Via the Richard Dawkins forums comes James Dobson’s take on Middle Eastern affairs. Dobson is interviewing known eschatological loonball Joel C. Rosenberg and promoting Rosenberg’s new book. Here’s Rosenberg:
We can’t say for sure that this is a prophetic event, but as followers of Jesus Christ, our command is to “be strong and courageous.” That’s what God said to Joshua four times in the first chapter of Joshua. We who have the Holy Spirit in us should not cower in the face of this, because the Muslims are lost, and because they are lost they are being driven I believe by THE ENEMY in a way that will confront us but we know that Jesus Christ is powerful and we know he is moving in the Middle East. I think what is most exciting in the Middle East is a story the media is missing: that in the last 30 years in Iran, there are now more than one million Muslims who have converted to faith in Christianity in Iran. If that’s not evidence that we are living in the last days, I don’t know what is.
Yes, it’s the end of the world as we know it. . . again! And here’s Dobson’s reply:
We know the Lord is in control. We know that he has never lost a battle. And we know he loves us, and he loves the nation of Israel and has made that clear for thousands of years. So what should we do?
There’s just one little factor which Dobson has left out of his careful foreign-policy calculations. I admit that only an expert in the field would be aware of this, but a man as influential as Dobson has no excuse for ignorance.
Continue reading Dobson on Foreign Policy
As part of a mysterious web-development project about which I am Not At Liberty To Speak, I have an RSS feed of news stories running through some filtering algorithms and dumping onto a local intranet page. That’s how I noticed this story on WikiNews.
The Hong Kong Television and Entertainment Licensing Authority (TELA) has received more than 1,700 complaints calling for the Bible to be reclassified as “indecent”, following a heated controversy sparked by the sex column of an university student magazine, which was classified by the government classification tribunal as “indecent”.
Apparently, the Obscene Articles Tribunal (OAT) slapped a “Category II: Indecent” rating upon a student newspaper for publishing an article which asked readers if they ever fantasized about incest and/or bestiality. This means that the students publishing the newspaper will have a criminal record. Enough people got irritated by this that somebody started www.truthbible.net, whose legal disclaimer reads as follows:
Continue reading Categorical Indecency and Wild OATs
The third Carnival of Space is up at Universe Today. This is a new carnival, and it looks like it might be a weekly affair.
The deadline for the eighth Carnival of Mathematics is also fast approaching. And let’s not forget the 61st Skeptic’s Circle, targeted for 24 May and hosted by the inimitable Skepchicks. In a stunning display of synchronicity, the physical-science carnival Philosophia Naturalis #10 will appear on the same day!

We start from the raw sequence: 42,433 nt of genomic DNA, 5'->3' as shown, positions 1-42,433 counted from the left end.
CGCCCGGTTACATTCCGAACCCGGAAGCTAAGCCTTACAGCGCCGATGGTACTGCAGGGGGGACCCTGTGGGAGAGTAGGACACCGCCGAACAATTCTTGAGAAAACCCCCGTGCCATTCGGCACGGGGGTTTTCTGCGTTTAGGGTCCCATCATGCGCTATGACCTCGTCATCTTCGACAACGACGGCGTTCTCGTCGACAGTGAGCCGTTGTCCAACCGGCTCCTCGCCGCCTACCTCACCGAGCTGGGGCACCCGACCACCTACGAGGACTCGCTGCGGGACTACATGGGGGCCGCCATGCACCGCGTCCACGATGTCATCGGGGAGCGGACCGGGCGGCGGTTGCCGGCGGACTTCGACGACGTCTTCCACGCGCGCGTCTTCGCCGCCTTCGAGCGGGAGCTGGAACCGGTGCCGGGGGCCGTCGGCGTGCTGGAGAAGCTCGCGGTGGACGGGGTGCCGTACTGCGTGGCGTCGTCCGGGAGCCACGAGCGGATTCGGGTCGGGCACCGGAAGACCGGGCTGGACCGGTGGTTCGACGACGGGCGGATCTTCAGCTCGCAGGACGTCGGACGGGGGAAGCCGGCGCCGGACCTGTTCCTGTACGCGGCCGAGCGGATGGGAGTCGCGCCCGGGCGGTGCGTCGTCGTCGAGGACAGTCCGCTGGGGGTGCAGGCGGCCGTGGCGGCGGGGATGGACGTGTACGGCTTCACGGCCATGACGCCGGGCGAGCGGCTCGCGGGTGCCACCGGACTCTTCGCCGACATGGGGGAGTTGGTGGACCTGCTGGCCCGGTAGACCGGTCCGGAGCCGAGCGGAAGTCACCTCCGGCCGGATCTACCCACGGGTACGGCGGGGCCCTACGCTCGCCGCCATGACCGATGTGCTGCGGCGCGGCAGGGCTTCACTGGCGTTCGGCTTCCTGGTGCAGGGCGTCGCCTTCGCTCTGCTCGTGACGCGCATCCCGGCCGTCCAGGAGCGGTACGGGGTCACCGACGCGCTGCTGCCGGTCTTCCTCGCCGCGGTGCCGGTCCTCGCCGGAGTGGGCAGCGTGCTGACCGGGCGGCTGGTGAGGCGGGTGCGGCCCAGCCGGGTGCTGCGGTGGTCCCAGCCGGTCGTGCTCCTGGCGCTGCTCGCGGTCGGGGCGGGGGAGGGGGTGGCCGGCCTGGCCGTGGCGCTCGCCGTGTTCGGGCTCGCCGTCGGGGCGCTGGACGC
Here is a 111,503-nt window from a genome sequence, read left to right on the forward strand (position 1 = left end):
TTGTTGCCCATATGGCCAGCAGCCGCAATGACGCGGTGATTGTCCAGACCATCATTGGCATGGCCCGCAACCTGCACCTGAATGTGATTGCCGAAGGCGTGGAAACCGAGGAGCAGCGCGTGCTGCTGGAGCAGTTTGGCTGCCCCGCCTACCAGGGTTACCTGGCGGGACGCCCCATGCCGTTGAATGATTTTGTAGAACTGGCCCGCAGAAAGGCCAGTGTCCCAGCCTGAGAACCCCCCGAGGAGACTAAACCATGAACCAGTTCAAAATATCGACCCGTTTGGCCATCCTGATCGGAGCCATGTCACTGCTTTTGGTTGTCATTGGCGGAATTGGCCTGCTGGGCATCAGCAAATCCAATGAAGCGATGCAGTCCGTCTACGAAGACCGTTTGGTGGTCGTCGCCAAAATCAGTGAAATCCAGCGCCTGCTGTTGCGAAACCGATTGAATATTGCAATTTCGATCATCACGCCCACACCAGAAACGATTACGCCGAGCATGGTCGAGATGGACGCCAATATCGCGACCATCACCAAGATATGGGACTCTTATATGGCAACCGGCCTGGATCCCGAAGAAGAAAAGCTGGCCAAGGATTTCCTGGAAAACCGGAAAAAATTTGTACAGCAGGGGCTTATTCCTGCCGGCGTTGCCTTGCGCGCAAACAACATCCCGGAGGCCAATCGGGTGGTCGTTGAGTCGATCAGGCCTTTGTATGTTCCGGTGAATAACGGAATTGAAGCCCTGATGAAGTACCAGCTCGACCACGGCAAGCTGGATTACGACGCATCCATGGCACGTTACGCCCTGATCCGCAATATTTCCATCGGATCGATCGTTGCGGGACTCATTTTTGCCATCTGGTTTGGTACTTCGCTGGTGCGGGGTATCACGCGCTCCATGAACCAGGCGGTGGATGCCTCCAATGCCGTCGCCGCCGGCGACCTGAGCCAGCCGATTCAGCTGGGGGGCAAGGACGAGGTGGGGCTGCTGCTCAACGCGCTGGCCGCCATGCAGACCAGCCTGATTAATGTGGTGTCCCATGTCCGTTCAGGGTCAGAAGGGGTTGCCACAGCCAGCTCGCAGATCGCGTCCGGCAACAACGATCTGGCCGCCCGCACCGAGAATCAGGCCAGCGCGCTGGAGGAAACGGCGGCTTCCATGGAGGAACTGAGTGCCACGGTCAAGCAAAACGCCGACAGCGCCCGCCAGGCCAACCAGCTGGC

OK, has anybody here heard of Tori Amos? She’s apparently a friend of Neil Gaiman, which is cool, but her Wikipedia article doesn’t cite enough sources for me to figure out what she’s about. Apparently, she’s releasing a music album entitled American Doll Posse; I’d tell you more, but her website requires “the latest flash player.” I did manage to find out that for this album, Amos created five alter egos, four of which are based on Greek goddesses with the fifth being Amos herself. (For the record, the goddesses are Artemis, Persephone, Athena and Aphrodite.) Eris, the patron goddess of the Internet, inspired somebody to write the following on Wikipedia:
On March 23, 2007, toriamos.com released an audio clip from Amos, stating that each of the characters from American Doll Posse has her own online blog. She urged fans to find them, saying “Happy hunting.”
Lately, there’s been a bit of a dust-up over at the ScienceBlogs schizophrenic hive mind over some statements by Mitt Romney. During the course of the kerfluffle, I started thinking about the slippery way words work, and how oddities in our relationships to words affect the way we interpret them. As the fracas was dying down, a related post zinged my way from a different quarter which motivated me to ramble about the whole affair.
It began with Michael Luo writing the following at the New York Times political blog “caucus.”
â€œI believe that God designed the universe and created the universe,â€ Mr. Romney said in an interview this week. â€œAnd I believe evolution is most likely the process he used to create the human body.â€
He was asked: Is that intelligent design?
â€œI’m not exactly sure what is meant by intelligent design,â€ he said. â€œBut I believe God is intelligent and I believe he designed the creation. And I believe he used the process of evolution to create the human body.â€
Is this a good sign or a bad one? More exactly, does it signify a move from very bad to less so? Well, tough to say — I don’t think “close reading” is a very useful tool to apply to politicians’ statements. (If this were a letter from Thomas Pynchon, then yes, we should scrutinize it for every nuance of meaning, yet Romney is not a future Nobelist but rather an embryonic Nixon.) Whether a man can be an ally in the struggle for reason and critical thought depends not only upon his ideas, but upon the man himself.
As a person who is moderately informed about biology, I grow nervous when I hear people single out “the human body” for preferential treatment as the desired end product of the evolutionary process. Remember in Calvin and Hobbes when Calvin described the prehistory of Earth from 4.5 billion years ago until today and then announced, “Now, in 1988, there’s me. The acme of evolution!” Satire, almost twenty years ahead of its target. Remember Prometheus, sculpting humans out of clay and stealing fire because all the good tricks had been given to the other animals? The only noteworthy difference between the Greek story and the modern myth is that like Bill Watterson, the Greeks recognized how feeble our bodies are without feral claws and feline night-vision.
Continue reading Enhanced Circumlocution Techniques